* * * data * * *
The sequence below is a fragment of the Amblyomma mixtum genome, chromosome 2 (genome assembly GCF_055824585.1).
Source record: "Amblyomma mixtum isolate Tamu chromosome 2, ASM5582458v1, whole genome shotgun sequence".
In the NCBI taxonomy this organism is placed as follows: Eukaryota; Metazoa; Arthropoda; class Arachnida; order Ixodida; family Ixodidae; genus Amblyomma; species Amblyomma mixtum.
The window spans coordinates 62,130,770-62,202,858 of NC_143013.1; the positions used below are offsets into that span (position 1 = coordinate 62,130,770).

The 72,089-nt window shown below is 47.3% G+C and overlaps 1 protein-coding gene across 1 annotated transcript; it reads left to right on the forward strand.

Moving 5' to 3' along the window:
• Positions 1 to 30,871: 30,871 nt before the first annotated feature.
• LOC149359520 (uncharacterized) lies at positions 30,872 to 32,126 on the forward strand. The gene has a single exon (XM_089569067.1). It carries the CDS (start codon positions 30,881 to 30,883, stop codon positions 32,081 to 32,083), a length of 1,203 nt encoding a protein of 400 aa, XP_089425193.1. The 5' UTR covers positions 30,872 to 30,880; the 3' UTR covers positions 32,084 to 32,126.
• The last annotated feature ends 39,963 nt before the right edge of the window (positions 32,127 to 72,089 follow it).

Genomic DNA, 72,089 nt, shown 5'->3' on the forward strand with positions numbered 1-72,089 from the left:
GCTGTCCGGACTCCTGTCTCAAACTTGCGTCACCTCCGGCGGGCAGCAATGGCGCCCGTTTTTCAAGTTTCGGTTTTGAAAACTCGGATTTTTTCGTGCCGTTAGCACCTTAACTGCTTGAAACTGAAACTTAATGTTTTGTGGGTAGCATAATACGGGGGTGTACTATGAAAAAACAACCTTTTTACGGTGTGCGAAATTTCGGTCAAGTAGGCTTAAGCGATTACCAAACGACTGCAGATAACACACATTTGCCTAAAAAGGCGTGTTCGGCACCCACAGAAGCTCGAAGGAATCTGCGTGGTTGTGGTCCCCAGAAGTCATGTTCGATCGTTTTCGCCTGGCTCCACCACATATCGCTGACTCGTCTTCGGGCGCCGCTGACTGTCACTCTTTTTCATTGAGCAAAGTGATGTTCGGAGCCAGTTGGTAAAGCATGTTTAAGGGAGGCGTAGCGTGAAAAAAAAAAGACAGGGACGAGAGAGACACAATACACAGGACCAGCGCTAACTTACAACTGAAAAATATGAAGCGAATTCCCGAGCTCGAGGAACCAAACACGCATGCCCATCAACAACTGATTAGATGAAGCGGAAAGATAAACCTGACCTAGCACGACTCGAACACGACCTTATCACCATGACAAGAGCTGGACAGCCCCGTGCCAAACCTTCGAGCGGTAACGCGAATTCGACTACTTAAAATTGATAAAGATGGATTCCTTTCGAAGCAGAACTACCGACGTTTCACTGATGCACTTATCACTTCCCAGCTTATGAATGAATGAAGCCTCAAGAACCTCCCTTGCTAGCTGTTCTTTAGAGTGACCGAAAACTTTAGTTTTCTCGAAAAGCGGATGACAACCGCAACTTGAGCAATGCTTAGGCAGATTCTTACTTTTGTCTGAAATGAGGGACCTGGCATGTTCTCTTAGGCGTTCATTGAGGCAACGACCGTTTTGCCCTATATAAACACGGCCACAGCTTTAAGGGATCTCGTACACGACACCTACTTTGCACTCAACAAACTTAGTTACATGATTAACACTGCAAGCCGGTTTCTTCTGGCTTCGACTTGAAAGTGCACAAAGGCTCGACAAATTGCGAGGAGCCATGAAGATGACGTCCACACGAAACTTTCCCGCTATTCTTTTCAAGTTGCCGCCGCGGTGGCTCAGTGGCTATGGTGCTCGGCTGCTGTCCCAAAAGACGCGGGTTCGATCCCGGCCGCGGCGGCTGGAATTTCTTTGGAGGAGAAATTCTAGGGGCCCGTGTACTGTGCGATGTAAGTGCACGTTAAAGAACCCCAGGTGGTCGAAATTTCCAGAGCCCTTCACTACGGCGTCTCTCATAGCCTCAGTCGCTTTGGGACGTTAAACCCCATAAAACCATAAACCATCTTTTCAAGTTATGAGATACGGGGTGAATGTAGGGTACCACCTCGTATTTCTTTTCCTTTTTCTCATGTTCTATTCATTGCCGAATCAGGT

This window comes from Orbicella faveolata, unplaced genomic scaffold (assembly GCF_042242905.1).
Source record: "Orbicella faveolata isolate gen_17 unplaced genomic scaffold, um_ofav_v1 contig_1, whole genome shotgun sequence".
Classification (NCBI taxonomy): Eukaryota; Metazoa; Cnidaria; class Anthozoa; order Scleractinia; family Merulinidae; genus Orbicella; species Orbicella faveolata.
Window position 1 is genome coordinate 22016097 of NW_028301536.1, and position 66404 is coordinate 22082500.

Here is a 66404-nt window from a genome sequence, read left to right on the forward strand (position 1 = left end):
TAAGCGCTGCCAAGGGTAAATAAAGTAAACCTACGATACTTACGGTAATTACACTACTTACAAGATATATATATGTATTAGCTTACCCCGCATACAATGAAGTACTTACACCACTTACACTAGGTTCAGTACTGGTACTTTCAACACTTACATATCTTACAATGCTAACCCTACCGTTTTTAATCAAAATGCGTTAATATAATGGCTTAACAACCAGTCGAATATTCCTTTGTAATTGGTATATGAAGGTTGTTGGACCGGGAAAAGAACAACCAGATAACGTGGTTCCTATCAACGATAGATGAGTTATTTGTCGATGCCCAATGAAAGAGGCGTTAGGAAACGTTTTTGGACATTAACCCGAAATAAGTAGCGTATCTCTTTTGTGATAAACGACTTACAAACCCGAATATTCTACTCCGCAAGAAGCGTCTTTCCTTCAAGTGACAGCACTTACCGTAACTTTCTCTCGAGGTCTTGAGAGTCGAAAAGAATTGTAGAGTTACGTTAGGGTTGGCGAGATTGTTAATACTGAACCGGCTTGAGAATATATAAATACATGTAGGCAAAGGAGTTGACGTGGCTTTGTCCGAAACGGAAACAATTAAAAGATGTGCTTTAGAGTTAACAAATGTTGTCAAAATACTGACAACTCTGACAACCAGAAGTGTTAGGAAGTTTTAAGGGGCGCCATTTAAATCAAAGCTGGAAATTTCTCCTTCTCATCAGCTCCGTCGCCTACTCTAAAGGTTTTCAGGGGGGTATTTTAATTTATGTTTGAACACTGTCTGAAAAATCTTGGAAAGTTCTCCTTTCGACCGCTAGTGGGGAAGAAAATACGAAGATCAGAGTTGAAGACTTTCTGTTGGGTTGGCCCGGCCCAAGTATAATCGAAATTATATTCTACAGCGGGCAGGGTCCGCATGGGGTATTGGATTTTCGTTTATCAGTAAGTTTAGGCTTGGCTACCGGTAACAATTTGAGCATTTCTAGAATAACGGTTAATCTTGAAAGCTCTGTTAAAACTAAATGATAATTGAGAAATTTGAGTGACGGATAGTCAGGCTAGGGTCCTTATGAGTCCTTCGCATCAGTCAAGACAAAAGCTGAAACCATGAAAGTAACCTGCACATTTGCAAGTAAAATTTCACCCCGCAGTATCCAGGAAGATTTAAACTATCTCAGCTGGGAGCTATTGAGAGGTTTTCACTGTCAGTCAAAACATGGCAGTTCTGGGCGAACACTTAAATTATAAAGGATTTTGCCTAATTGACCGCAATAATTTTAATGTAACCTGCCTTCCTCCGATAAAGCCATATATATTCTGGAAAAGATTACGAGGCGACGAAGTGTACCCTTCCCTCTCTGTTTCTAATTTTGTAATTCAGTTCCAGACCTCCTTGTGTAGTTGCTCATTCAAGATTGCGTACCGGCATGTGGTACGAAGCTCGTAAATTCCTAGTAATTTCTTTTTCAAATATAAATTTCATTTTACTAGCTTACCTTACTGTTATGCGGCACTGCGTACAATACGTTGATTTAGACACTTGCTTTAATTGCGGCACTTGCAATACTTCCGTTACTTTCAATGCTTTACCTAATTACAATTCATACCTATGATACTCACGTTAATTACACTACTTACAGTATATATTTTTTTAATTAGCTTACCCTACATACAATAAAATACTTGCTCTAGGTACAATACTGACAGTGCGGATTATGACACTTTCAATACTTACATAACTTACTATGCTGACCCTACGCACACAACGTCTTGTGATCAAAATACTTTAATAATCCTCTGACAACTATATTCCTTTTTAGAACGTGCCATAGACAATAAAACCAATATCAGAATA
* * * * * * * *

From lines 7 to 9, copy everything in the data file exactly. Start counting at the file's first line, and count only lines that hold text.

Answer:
• Positions 1 to 30,871: 30,871 nt before the first annotated feature.
• LOC149359520 (uncharacterized) lies at positions 30,872 to 32,126 on the forward strand. The gene has a single exon (XM_089569067.1). It carries the CDS (start codon positions 30,881 to 30,883, stop codon positions 32,081 to 32,083), a length of 1,203 nt encoding a protein of 400 aa, XP_089425193.1. The 5' UTR covers positions 30,872 to 30,880; the 3' UTR covers positions 32,084 to 32,126.
• The last annotated feature ends 39,963 nt before the right edge of the window (positions 32,127 to 72,089 follow it).